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Beth Israel Deaconess Medical Center, Boston, MA

Principal Investigator: Richard L. Sidman, M.D.

Stem Cell Injections Prevent Loss of Cerebellar Purkinje Neurons

The most consistent pathological abnormality found in autopsied cases of individuals with Autism Spectrum Disorder (ASD) is a decrease in number of cerebellar Purkinje neurons. Purkinje neurons are at risk in many neurological disorders, and undergo cell death in circumstances that may cause debilitating damage in other brain areas. The investigators’ belief that stem cells may help ASD patients comes from their experiments on mice with different neurogenetic disorders which cause selective destruction of Purkinje neurons. They injected neural stem cells (NSCs) into mouse cerebellum and found that mice injected with NSCs as babies, before Purkinje neurons were destined to die, grew up healthy, with cerebella that contained abundant Purkinje neurons. They established that stem cells had rescued the mouse’s Purkinje cells from dying! Before testing stem cell therapy in humans with brain disorders, the investigators must learn in mouse experiments what types of stem cells to use, how many cells to inject, how often, and by what routes, to maximize their distribution though affected brain regions with minimal discomfort. They have discovered that tissue plasminogen activator (tPA) is increased 10-fold in the cerebellum of one of their mouse mutants, and that tPA reverts to normal in mice they treated with NSCs. They plan to test the idea that tPA may act as a common “death mechanism” in many diseases affecting Purkinje neurons, and that therapy with stem cells should be directed at correcting the chemistry involved in this mechanism. The use of stem cells for rescue of Purkinje neurons would be of benefit regarding restoration of cerebellar function and may provide clues to chemical abnormalities that would lead to therapeutic recovery in brain regions that are more subtly affected in ASD, though with serious behavioral consequences.

Department of Neurology - Beth Israel Deaconess Medical Center

Beth Israel Deaconess Medical Center, Boston, MA

Principal Investigator: Christopher Walsh, M.D., Ph.D.

Recessive Genes for Autism and Mental Retardation (Co-funded with The Simons Foundation)

Twin studies suggest that autism has a large genetic component; however, few potential autism susceptibility genes have been identified. The goal of this project is to use special genetic populations to map and identify autism spectrum disorders (ASD) genes to better understand their classification, pathogenesis, and potential treatments. Preliminary data show that the large families and patterns of consanguinity that characterize special populations such as the Arabic countries of the Middle East facilitate the recognition of recessively inherited neurological disorders. The investigator will identify appropriate pedigrees that show children with autism, and in which parents are related to one another, suggesting that recessively acting genes may be causing ASD in those families. He will then take advantage of this consanguinity to map and hopefully clone these recessive ASD genes. The investigator will focus on Arabic populations of the Middle East since these populations also show “founder mutations” which are restricted to certain groups, and which further facilitate precise gene mapping. This study may provide new insights into patterns of inheritance and genetic causes of autism spectrum disorders.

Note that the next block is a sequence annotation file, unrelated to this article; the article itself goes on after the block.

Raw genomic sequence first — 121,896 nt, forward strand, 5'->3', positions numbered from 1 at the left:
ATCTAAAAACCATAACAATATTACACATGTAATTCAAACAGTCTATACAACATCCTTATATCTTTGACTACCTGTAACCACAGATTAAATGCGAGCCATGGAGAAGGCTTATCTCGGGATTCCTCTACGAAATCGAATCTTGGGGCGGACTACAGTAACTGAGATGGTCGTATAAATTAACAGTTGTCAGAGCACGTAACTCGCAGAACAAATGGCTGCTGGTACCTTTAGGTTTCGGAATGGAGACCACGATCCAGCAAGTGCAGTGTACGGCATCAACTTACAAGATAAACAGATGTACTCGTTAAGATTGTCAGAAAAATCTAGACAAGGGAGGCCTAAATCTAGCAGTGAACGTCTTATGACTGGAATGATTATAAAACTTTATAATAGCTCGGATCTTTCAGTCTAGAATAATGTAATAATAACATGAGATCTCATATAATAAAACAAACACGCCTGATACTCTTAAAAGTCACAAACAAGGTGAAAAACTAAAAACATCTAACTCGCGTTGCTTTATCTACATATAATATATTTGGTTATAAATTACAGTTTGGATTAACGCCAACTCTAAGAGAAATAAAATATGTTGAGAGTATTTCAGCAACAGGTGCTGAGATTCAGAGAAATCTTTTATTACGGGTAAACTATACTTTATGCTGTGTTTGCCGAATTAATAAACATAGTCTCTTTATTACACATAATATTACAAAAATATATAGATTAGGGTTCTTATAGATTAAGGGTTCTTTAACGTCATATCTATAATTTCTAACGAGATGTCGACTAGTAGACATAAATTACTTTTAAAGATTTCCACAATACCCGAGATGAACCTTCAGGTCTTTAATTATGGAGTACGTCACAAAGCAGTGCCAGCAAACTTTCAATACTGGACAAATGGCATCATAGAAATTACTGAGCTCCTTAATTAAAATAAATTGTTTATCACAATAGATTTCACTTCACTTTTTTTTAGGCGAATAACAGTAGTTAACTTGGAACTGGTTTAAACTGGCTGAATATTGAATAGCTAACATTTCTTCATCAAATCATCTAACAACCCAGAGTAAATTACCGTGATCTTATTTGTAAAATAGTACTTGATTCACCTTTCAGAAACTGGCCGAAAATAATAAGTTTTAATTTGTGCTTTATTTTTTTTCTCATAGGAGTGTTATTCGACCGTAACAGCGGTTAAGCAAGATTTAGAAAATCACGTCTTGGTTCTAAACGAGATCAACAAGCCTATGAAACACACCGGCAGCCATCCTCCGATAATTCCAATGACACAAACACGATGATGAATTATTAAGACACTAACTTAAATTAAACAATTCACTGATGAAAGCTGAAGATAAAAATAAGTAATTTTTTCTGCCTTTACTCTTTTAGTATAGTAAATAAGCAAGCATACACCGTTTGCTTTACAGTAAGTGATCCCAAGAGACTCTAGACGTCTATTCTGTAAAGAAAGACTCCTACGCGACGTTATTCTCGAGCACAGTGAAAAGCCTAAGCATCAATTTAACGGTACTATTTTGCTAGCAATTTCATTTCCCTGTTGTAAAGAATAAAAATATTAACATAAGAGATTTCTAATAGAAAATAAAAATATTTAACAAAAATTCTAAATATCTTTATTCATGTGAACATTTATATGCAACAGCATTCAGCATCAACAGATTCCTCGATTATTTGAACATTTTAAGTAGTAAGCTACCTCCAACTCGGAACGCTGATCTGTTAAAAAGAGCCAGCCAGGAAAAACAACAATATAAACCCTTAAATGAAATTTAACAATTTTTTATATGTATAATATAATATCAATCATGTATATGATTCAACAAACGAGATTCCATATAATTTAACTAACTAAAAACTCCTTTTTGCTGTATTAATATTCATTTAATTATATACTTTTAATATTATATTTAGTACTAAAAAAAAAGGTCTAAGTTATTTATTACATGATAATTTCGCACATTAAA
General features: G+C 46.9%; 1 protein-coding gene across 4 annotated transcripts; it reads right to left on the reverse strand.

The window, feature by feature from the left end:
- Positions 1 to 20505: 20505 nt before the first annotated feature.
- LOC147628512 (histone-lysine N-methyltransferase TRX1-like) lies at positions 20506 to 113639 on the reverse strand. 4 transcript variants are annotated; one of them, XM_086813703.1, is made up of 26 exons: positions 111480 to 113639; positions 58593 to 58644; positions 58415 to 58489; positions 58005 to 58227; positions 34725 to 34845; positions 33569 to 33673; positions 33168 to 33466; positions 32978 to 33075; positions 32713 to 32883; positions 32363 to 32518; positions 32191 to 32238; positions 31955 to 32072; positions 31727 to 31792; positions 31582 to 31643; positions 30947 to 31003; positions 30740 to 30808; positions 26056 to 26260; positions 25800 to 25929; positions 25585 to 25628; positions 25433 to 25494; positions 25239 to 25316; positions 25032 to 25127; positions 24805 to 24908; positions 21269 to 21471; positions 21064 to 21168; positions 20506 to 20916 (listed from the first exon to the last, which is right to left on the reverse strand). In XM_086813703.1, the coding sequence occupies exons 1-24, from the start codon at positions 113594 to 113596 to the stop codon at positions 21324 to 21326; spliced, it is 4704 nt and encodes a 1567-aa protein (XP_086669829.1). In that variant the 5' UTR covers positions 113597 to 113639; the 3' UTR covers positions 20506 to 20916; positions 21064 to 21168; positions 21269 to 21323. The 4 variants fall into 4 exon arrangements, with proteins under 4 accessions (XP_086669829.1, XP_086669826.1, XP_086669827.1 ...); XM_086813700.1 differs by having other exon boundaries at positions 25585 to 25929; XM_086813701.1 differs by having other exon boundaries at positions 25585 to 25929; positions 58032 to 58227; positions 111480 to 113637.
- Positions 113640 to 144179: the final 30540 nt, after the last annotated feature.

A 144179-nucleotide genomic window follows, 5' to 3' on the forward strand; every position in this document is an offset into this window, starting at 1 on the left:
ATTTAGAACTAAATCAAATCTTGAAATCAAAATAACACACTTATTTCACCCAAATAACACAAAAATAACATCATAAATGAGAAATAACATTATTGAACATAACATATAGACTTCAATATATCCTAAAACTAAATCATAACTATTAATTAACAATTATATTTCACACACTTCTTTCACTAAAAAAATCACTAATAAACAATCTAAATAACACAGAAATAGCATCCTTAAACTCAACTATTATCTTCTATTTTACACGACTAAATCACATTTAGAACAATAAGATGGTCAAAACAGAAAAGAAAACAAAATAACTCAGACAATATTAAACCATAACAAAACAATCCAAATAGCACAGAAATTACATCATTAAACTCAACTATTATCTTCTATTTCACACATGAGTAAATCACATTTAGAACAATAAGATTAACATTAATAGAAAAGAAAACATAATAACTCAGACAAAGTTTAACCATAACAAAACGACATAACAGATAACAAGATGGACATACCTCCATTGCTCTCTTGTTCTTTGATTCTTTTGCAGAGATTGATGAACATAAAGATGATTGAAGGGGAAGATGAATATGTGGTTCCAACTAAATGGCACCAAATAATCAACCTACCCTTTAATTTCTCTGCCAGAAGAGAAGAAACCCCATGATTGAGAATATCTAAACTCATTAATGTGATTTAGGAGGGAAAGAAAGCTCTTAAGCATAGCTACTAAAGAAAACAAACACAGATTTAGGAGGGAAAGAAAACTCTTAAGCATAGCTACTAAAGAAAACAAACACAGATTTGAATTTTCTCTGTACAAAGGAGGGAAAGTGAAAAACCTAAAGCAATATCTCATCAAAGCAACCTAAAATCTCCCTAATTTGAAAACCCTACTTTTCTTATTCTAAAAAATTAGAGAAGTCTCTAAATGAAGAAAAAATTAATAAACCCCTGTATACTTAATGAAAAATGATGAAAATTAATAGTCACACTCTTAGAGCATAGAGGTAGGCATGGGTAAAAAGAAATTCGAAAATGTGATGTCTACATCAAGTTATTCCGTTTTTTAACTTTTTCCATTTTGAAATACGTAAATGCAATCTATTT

Christopher A. Walsh Laboratory

Broad Institute, Massachusetts Institute of Technology, Cambridge , MA

Principal Investigators: David H. Skuse, M.D., Ph.D., Eric Lander, Ph.D, Pamela Sklar, M.D., Ph.D.

Confirmatory study of influence of EFHC2 genetic variant on complex phenotype in x-monosomic females

This research aims to identify genetic influences in the development and function of neural systems that may be disrupted in individuals with impaired social and cognitive functions by studying individuals with Turners syndrome, a condition in which one of the two X chromosomes normally found in females is missing or incomplete. Because individuals with Turner syndrome have similar social cognitive deficits as many individuals with autism, and because autism is a condition in which males outnumber females significantly, the results of this research may shed light on genetic vulnerability to autism. The goal is to map a genetic locus to the X-chromosome associated with emotion-processing deficits in individuals with Turner syndrome. Researchers intend to investigate through a replication study, the hypothesis that the EFHC2 gene contributes to social cognitive difficulties in Turner syndrome, and the hypothesis that specific allelic variants in the gene contribute to vulnerability to autism.

Broad Institute, Massachusetts Institute of Technology

Lander Laboratory

Pamela Sklar

Children's Hospital of Philadelphia, Philadelphia, PA

Community Responses to Autism: Public Health and Public Policy Challenges

The NLM Family Foundation provided support for a conference on policy issues in the delivery of care and services to individuals with autism entitled, "Community Responses to Autism: Public Health and Public Policy Challenges". This event was held at the Children's Hospital of Philadelphia in June of 2005. Topics of discussion included Early Identification and Diagnosis, Funding Issues, Models of Care, Legal Rights Within the System, and Coordination of Medical Care.

Children's Hospital of Philadelphia

The Children’s Hospital of Philadelphia, Philadelphia, PA

Principal Investigator: Susan Levy, MD